Where will Malia go to college?

President Obama has told his 17-year-old daughter, Malia, “not to stress too much about having to get into one particular college,” he said last month. “Just because it’s not some name-brand, famous, fancy school doesn’t mean that you’re not going to get a great education there.”

Malia Obama wore a Stanford T-shirt last summer while biking with her father at Martha's Vineyard. Photo:  Nicholas Kamm, AFP

First Daughter Malia Obama wore a Stanford T-shirt while biking with her father at Martha’s Vineyard last summer. Photo: Nicholas Kamm, AFP

Malia Obama, a senior at the elite Sidwell Friends School, may be “the nation’s most eligible 2016 college applicant,” notes the New York Times.

So far, she’s “toured six of the eight Ivies — Brown, Columbia, Harvard, Princeton, the University of Pennsylvania and Yale — as well as Stanford and the University of California, Berkeley. She has also visited New York University, Tufts, Barnard and Wesleyan.”

They’re all “name-brand, famous, fancy” schools. But she doesn’t really need a safety school.

Why I’ve stopped doing interviews for Yale

Ben Orlin at “Math With Bad Drawings” explains — with bad drawings — why he’s stopped doing alumni interviews with Yale applicants.

“In the last 15 to 20 years, Yale’s applicant pool has gone from ‘hypercompetitive’ to ‘a Darwinian dystopia so cutthroat you’d feel guilty even simulating it on a computer, just in case the simulations had emotions’,” writes Orlin.

The Common App’s demands are endless: “Write me a confessional essay. Document your leisure activities in meticulous detail. Muse on a philosophical question. Tell me what you love about my school. Give me testimonials from your teachers.”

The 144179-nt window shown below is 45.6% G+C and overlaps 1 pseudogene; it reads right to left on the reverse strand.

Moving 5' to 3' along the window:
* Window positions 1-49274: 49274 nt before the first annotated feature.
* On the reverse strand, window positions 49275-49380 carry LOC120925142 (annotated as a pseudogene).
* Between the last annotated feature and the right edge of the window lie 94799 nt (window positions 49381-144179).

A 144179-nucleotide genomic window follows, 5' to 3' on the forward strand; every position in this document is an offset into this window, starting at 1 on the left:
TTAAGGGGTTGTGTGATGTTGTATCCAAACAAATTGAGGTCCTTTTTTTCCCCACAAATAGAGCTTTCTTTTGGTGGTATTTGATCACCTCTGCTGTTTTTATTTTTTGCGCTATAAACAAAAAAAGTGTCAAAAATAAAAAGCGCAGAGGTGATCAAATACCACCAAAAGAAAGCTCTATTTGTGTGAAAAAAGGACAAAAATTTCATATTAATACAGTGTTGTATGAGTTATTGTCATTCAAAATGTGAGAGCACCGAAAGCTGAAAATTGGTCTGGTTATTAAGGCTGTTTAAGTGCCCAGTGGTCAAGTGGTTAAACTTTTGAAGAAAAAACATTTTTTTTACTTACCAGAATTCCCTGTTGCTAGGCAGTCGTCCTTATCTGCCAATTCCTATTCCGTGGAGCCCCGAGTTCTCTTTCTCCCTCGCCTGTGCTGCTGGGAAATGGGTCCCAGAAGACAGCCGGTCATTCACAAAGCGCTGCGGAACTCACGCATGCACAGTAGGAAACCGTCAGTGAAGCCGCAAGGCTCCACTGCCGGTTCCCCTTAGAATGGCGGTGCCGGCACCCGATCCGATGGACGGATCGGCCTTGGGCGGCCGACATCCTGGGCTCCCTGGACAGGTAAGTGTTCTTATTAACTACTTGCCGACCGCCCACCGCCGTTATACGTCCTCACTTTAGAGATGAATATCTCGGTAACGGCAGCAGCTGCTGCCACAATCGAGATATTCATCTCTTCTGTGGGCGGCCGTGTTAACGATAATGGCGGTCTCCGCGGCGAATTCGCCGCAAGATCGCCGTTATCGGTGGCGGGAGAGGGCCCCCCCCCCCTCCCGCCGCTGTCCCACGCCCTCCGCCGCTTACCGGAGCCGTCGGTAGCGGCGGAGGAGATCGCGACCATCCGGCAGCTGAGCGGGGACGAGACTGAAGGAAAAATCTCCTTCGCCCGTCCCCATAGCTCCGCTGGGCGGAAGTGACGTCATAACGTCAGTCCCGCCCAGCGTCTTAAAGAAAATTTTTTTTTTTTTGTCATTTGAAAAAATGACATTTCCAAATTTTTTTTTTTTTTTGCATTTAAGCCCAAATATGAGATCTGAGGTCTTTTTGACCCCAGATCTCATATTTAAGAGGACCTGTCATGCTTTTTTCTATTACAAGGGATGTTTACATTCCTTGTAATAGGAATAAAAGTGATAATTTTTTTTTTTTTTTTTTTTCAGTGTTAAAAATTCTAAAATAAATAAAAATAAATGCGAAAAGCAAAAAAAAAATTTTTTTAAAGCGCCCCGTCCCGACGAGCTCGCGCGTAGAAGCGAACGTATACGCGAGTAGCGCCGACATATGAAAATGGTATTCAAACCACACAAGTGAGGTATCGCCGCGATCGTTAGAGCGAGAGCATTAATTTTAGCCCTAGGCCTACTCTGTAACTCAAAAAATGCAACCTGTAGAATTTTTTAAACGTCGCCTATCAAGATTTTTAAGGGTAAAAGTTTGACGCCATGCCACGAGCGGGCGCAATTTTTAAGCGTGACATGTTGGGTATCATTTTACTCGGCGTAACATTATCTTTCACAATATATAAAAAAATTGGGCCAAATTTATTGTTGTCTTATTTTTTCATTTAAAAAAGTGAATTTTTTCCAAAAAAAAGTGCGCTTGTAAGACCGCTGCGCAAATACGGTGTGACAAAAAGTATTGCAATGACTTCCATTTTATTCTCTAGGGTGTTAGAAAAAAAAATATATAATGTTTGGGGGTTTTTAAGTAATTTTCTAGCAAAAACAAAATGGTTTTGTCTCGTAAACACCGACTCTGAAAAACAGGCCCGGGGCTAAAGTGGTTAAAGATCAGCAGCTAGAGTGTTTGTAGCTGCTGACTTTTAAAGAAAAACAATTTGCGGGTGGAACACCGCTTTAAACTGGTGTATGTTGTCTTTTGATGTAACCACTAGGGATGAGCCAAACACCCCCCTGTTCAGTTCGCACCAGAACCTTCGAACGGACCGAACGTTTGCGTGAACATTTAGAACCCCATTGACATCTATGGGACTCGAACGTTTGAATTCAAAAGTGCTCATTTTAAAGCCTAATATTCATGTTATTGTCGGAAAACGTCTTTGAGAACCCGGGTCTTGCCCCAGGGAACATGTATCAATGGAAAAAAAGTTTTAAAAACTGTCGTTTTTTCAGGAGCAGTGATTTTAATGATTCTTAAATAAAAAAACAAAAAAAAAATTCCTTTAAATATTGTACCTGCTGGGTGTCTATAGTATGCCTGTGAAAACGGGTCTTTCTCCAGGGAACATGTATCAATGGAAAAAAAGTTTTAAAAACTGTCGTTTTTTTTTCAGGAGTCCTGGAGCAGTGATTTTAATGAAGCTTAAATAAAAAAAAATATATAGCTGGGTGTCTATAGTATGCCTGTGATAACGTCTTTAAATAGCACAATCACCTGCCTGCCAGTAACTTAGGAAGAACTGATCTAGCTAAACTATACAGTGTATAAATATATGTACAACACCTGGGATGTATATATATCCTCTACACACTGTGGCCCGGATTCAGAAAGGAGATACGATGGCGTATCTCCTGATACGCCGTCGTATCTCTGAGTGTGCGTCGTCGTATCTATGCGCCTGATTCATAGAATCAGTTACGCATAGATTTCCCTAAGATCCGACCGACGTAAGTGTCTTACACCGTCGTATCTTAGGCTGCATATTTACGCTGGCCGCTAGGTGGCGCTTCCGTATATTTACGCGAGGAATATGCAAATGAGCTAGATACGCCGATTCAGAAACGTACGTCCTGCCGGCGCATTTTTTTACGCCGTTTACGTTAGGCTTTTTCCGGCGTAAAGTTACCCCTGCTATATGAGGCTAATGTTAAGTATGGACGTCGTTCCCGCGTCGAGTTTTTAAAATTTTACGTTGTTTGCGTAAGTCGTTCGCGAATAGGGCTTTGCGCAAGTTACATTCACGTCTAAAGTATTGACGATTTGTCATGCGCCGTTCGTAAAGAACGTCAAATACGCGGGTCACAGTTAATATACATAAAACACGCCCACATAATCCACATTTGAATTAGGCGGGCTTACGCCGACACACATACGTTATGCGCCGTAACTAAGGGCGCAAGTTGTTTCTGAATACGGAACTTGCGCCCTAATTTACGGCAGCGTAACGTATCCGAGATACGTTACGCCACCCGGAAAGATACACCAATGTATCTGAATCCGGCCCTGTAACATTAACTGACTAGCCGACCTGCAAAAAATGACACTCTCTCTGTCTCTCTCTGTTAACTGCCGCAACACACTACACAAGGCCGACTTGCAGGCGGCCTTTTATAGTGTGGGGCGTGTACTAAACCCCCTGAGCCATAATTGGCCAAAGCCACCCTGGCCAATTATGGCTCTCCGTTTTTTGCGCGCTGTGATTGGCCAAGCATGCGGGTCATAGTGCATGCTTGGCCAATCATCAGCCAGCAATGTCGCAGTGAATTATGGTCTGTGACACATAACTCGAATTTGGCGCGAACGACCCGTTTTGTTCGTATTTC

Yale is either “peering into your very soul” or “gathering the data to build your robot doppelgänger,” he writes.

After all that, 94 percent of applicants are rejected, writes Orlin. “We’ve got a random process, disguised as a deliberative one.”

Psychologist Barry Schwartz proposes college admissions by lottery. “Every selective school should establish criteria [for admission],” writes Schwartz. “Then, the names of all applicants who meet these criteria would be put into a hat and the winners would be drawn at random.”

Orlin calls it “so crazy it’s gotta be right.”

Wouldn’t it work just as well — with a lot less angst?

Longer year boosts learning, widens gaps

Extending the school year would improve learning significantly — and widen achievement gaps, writes Seth Gershenson on Brookings’ Chalkboard.

That’s because high achievers benefit more than low achievers from additional learning time. His research is discussed in this IZA paper.

For kindergarteners in the 10th percentile of achievement, the effect of a 250-day school year is  about 0.75 of a standard deviation in math, while the average effect is 1.75 SD for those in the 90th percentile, he writes. Results are similar for reading.

This raises an intriguing question. Is equality (or less inequality) more important than boosting the performance of low achievers?